Monday, August 01, 2005

Le Tissier and 秋, you're not alone

One of my closest friends, Le Tissier, is ill. Another of my closest friends, 秋, is his Significant Other.

When they first became in item a couple of years back, my first thoughts, being the perpetual devil's advocate (I suspect it is an acquired actuarial trait), were," I really hope they will remain together forever or things could get really awkward...". Indeed, I was an unwitting participant in the period leading up to and including their initial "courtship". On hindsight, it was pretty amusing stuff. But then, lots of things in life are amusing on hindsight.

As the years go by, I realise my initial fears were unfounded. If anything, the duo seems closer to each other than ever before. And I feel genuinely elated for them. Lately, one of my favourite questions to them (posed to them individually but not together so that I can gauge their reactions separately, and also after I've sufficiently "softened up" the target) was," So when can I expect to receive your wedding invitation?". Heck, I hate attending wedding dinners (being in Sydney means I "siam" a lot of wedding dinners *Grin*) but theirs is one I really look forward to.

I passed my most recent actuarial paper (not a frequent event!). The results were out in early July. They were one of the first people to know, via e-mail (they work overseas). A week later, he was back in town and called to congratulate me. Two days later, a second call to let me in on the news.

He is ill. Very.

She is flying back. That very night after hearing about the initial diagnosis.

I couldn't decide how to react. The phone call continued as per normal. He sounded calm. I willed myself to feel something, but couldn't. Maybe in medical terms, they call it shock. The news just refused to sink in. Indeed, my first thoughts were of looking ahead and questions like "Are you adequately insured?" and "When will the final diagnosis be out?" sprang into my mind. I asked most of those questions, leaving out the most sensitive ones, and he responded. Calmly.

Then he dropped a second bomb on me. I was the only friend to know and he wanted to keep it that way. A fluttering of 受寵若驚 followed quickly by a wave of sadness; it is touching to know I meant this much as a friend to him but what an unfortunate way to find out.

My thoughts shifted to 秋. I promised to provide as much help and support to her as required during his as yet unknown recuperation period. His reply was "That's the main purpose of this call.".

He needed further tests. The final diagnosis would take a further two weeks. The wait must have been agonising for them. I've not met him in person yet since the news, so it all felt semi-real for some time. He was not ready to meet anyone yet and I respected that.

Perhaps it is not a bad thing to not have met him in person. I might act too impersonally, or be too self-conscious. Nothing I say will help, and the resulting silence will feel heavy. I can't even bring myself to call him directly anymore. I end up calling 秋 often to get regular updates on how all of them are feeling now, how his condition is and such. She has shown great strength in dealing with this situation thus far. Only once in all of my phone calls to her (my very first phone call to her after her return to Singapore in fact) did I detect a quivering edge in her voice but she quickly got it under control.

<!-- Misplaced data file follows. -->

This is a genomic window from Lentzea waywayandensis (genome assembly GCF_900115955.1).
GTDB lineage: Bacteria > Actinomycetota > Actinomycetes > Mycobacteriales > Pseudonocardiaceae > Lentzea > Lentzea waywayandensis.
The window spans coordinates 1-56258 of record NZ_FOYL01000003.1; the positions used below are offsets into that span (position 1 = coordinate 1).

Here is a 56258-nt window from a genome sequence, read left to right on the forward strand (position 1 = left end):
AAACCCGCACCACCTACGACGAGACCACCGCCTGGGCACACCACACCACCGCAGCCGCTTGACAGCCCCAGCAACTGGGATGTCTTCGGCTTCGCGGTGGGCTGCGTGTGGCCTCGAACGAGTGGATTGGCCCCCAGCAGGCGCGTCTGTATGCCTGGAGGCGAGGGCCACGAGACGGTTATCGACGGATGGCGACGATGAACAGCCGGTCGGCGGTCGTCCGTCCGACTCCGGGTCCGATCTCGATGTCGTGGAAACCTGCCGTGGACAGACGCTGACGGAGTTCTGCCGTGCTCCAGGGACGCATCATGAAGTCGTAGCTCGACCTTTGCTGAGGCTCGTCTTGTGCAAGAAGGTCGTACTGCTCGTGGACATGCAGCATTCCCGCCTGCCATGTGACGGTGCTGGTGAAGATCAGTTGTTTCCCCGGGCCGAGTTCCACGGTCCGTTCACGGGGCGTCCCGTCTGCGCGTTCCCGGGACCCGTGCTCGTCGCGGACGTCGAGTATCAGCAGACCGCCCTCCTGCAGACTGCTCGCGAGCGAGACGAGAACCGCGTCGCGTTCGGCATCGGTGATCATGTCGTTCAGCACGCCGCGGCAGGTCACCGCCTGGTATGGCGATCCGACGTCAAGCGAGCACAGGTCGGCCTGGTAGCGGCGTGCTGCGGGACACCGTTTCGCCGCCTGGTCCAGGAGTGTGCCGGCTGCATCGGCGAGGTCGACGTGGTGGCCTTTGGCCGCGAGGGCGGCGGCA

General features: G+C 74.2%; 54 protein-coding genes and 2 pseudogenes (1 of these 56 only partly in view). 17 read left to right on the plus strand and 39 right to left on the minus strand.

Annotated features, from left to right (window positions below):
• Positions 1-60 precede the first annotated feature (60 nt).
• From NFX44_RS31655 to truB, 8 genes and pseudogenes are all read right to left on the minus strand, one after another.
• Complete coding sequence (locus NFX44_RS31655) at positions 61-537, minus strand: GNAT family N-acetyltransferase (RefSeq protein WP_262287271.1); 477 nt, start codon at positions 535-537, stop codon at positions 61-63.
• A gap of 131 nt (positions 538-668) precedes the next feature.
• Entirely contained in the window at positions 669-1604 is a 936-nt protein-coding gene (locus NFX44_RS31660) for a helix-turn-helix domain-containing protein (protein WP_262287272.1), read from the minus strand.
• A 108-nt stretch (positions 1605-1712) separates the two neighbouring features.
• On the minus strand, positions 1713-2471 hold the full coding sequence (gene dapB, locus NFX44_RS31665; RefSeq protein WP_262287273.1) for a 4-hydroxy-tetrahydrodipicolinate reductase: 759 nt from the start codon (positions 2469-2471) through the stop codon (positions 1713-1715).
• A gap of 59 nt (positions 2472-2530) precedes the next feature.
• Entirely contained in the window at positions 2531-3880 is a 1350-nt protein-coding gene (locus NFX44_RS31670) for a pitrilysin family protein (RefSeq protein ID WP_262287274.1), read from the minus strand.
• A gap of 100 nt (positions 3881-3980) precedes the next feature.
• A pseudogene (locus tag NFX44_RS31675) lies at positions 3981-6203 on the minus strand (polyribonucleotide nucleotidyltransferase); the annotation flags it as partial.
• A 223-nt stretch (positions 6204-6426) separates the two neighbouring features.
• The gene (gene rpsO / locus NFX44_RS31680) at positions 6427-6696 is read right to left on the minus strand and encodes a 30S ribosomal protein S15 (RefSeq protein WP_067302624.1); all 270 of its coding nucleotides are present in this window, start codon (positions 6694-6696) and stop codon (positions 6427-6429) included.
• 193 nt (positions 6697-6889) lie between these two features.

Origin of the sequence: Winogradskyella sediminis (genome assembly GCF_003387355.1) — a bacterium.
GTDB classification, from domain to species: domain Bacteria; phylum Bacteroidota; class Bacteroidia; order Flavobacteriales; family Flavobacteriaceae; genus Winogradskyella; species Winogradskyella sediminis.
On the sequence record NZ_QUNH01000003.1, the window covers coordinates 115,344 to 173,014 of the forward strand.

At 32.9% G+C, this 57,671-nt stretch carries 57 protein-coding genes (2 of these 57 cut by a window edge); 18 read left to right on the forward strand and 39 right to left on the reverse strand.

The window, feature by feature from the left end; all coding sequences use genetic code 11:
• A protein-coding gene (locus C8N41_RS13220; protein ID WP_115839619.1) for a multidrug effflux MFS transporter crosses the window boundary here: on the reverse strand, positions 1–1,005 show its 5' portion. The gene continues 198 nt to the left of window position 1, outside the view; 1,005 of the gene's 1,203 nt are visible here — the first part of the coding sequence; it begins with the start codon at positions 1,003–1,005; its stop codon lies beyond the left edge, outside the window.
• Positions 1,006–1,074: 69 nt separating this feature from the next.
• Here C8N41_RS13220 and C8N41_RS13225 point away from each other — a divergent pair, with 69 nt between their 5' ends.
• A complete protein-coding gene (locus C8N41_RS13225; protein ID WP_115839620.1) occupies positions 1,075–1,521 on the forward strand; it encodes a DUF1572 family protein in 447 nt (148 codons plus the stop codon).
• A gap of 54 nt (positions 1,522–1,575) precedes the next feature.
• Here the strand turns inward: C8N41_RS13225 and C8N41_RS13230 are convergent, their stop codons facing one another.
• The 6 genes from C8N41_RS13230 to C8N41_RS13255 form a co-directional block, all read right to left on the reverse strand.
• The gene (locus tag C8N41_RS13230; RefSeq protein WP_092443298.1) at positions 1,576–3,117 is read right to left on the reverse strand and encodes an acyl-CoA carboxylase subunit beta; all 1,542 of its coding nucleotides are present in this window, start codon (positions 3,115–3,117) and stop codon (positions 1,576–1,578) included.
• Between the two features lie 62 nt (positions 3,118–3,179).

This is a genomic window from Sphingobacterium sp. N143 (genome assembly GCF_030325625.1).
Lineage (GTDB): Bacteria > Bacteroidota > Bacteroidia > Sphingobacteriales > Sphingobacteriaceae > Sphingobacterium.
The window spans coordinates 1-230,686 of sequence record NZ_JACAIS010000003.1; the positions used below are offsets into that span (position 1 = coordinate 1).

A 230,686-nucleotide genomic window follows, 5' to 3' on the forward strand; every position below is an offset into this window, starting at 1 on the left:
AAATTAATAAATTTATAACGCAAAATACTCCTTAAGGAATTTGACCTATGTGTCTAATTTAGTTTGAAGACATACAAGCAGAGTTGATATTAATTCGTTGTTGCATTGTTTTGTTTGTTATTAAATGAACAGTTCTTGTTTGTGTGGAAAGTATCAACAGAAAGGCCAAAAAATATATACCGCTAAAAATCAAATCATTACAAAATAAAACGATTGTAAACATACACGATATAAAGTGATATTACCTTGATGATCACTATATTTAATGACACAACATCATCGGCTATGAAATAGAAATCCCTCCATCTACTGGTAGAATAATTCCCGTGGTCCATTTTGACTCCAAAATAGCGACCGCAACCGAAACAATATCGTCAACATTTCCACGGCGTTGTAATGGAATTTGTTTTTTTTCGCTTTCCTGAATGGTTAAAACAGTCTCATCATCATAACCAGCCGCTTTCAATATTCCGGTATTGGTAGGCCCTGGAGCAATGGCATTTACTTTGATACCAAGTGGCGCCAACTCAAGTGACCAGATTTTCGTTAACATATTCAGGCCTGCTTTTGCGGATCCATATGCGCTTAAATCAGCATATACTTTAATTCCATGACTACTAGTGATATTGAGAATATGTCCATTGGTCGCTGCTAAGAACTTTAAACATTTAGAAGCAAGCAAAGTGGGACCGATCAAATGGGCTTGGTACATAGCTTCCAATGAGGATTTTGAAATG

It is also for the first time in my short career that I felt embarrassed about being in the actuarial line. It all sounds silly, but having my work being associated statistically with mortality and morbidity suddenly seems overly formal, distant, disconnected, from his current circumstances. But later, she told me they all felt similarly too, i.e. not knowing what to feel. Only after hearing this from her did this feeling of mine start to subside.

After going through a few troughs in emotions, I realised perhaps the best way to cope with this situation IS being formal. We all need to stay clear-headed as some important decisions have yet to be made, preparations for the future requires attention and the collective bracing of our mental and emotional states for all possibilities needs more than a few deep breaths.

Perhaps the emotions will really hit us when the treatment starts and side effects kick in. I’ll worry about that later.

I really wish I could stay put in Singapore longer but I had to fly back to Sydney. For some time, I couldn't decide whether to meet up with him, or rather, to insist on meeting up with him before the flight, for I know not when I will be back in town.

Some things are best left suggested and unsaid.

In the end, I didn't. He just wasn't ready. A week before I flew back, he received the final diagnosis. It's bad but not too bad. A few days before I flew back, he went for his first round of treatment. The day before I flew back, I finally got to meet up with 秋 (It has been that hectic for both of them).

Talking to her, observing her body language, I could sense a certain amount of confidence in her about his chances of recovery. Her main worries were regarding the process in between, how he would cope with it. Both of us knew how impatient he is. Both of us also knew how fast his mind works. As I've correctly guessed, some of his thoughts were already on fears of relapse although he did not exactly spell it out. (Actually, part of my initial thoughts were also related to that, i.e. he will not be able to get insurance coverage after recovery; exclusion clauses will almost certainly be inserted.)

Our meeting probably did me more good than her. Her confidence in his recovery reassured me tremendously. I was able to stay calm during my flight back. Mostly anyway.

Akan Datang: Winter

242 days to go.


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